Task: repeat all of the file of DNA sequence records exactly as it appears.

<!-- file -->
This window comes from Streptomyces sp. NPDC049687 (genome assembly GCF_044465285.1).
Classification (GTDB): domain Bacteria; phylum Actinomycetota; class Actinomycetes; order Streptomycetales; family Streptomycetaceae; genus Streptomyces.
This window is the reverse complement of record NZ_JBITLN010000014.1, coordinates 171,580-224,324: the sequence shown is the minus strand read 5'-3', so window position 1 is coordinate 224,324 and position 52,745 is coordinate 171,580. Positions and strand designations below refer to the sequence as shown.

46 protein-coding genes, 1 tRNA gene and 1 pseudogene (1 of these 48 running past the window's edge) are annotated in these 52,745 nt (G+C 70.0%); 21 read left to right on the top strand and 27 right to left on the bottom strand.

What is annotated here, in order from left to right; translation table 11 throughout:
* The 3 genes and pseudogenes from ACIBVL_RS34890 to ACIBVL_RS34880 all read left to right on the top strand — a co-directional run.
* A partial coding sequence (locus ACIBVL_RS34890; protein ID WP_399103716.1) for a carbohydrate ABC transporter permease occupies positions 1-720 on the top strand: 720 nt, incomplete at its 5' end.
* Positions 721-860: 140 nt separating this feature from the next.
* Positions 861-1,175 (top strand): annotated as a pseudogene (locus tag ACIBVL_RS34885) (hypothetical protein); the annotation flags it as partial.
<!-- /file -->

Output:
This window comes from Streptomyces sp. NPDC049687 (genome assembly GCF_044465285.1).
Classification (GTDB): domain Bacteria; phylum Actinomycetota; class Actinomycetes; order Streptomycetales; family Streptomycetaceae; genus Streptomyces.
This window is the reverse complement of record NZ_JBITLN010000014.1, coordinates 171,580-224,324: the sequence shown is the minus strand read 5'-3', so window position 1 is coordinate 224,324 and position 52,745 is coordinate 171,580. Positions and strand designations below refer to the sequence as shown.

46 protein-coding genes, 1 tRNA gene and 1 pseudogene (1 of these 48 running past the window's edge) are annotated in these 52,745 nt (G+C 70.0%); 21 read left to right on the top strand and 27 right to left on the bottom strand.

What is annotated here, in order from left to right; translation table 11 throughout:
* The 3 genes and pseudogenes from ACIBVL_RS34890 to ACIBVL_RS34880 all read left to right on the top strand — a co-directional run.
* A partial coding sequence (locus ACIBVL_RS34890; protein ID WP_399103716.1) for a carbohydrate ABC transporter permease occupies positions 1-720 on the top strand: 720 nt, incomplete at its 5' end.
* Positions 721-860: 140 nt separating this feature from the next.
* Positions 861-1,175 (top strand): annotated as a pseudogene (locus tag ACIBVL_RS34885) (hypothetical protein); the annotation flags it as partial.